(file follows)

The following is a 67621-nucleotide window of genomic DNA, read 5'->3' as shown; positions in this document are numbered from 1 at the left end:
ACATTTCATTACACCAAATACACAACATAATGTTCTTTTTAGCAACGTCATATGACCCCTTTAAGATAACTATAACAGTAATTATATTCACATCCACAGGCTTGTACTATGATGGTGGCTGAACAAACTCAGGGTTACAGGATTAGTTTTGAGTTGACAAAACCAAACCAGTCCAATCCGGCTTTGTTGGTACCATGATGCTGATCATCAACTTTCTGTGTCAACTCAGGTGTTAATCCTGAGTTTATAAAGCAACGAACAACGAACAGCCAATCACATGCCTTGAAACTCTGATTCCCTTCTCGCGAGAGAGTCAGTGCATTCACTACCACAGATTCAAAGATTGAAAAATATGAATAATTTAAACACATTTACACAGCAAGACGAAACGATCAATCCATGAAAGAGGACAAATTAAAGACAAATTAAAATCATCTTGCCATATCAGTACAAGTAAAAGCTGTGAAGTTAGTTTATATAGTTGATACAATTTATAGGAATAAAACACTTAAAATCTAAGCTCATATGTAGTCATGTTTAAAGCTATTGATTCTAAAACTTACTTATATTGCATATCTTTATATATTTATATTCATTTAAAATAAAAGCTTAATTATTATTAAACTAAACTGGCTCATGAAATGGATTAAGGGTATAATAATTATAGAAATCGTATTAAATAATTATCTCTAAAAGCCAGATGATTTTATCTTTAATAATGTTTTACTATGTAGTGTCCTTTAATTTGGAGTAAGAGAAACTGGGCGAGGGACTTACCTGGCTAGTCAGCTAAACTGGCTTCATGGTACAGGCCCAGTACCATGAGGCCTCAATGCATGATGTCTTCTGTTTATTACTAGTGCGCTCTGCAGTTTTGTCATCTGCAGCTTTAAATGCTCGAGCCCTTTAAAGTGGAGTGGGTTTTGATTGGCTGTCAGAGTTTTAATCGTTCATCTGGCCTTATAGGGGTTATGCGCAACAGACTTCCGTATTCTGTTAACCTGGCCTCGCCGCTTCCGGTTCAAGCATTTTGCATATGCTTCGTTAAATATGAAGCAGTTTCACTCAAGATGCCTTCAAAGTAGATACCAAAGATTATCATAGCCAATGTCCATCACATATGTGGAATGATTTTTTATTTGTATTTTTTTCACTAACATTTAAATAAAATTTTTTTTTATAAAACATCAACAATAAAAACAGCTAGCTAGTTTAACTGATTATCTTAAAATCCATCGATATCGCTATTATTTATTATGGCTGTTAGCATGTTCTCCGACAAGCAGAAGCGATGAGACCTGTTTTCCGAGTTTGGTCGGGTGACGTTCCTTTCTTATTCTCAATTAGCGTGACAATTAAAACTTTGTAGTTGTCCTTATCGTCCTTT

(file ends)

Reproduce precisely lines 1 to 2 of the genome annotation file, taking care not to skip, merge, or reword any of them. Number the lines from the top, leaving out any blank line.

The following is a 67621-nucleotide window of genomic DNA, read 5'->3' as shown; positions in this document are numbered from 1 at the left end:
ACATTTCATTACACCAAATACACAACATAATGTTCTTTTTAGCAACGTCATATGACCCCTTTAAGATAACTATAACAGTAATTATATTCACATCCACAGGCTTGTACTATGATGGTGGCTGAACAAACTCAGGGTTACAGGATTAGTTTTGAGTTGACAAAACCAAACCAGTCCAATCCGGCTTTGTTGGTACCATGATGCTGATCATCAACTTTCTGTGTCAACTCAGGTGTTAATCCTGAGTTTATAAAGCAACGAACAACGAACAGCCAATCACATGCCTTGAAACTCTGATTCCCTTCTCGCGAGAGAGTCAGTGCATTCACTACCACAGATTCAAAGATTGAAAAATATGAATAATTTAAACACATTTACACAGCAAGACGAAACGATCAATCCATGAAAGAGGACAAATTAAAGACAAATTAAAATCATCTTGCCATATCAGTACAAGTAAAAGCTGTGAAGTTAGTTTATATAGTTGATACAATTTATAGGAATAAAACACTTAAAATCTAAGCTCATATGTAGTCATGTTTAAAGCTATTGATTCTAAAACTTACTTATATTGCATATCTTTATATATTTATATTCATTTAAAATAAAAGCTTAATTATTATTAAACTAAACTGGCTCATGAAATGGATTAAGGGTATAATAATTATAGAAATCGTATTAAATAATTATCTCTAAAAGCCAGATGATTTTATCTTTAATAATGTTTTACTATGTAGTGTCCTTTAATTTGGAGTAAGAGAAACTGGGCGAGGGACTTACCTGGCTAGTCAGCTAAACTGGCTTCATGGTACAGGCCCAGTACCATGAGGCCTCAATGCATGATGTCTTCTGTTTATTACTAGTGCGCTCTGCAGTTTTGTCATCTGCAGCTTTAAATGCTCGAGCCCTTTAAAGTGGAGTGGGTTTTGATTGGCTGTCAGAGTTTTAATCGTTCATCTGGCCTTATAGGGGTTATGCGCAACAGACTTCCGTATTCTGTTAACCTGGCCTCGCCGCTTCCGGTTCAAGCATTTTGCATATGCTTCGTTAAATATGAAGCAGTTTCACTCAAGATGCCTTCAAAGTAGATACCAAAGATTATCATAGCCAATGTCCATCACATATGTGGAATGATTTTTTATTTGTATTTTTTTCACTAACATTTAAATAAAATTTTTTTTTATAAAACATCAACAATAAAAACAGCTAGCTAGTTTAACTGATTATCTTAAAATCCATCGATATCGCTATTATTTATTATGGCTGTTAGCATGTTCTCCGACAAGCAGAAGCGATGAGACCTGTTTTCCGAGTTTGGTCGGGTGACGTTCCTTTCTTATTCTCAATTAGCGTGACAATTAAAACTTTGTAGTTGTCCTTATCGTCCTTT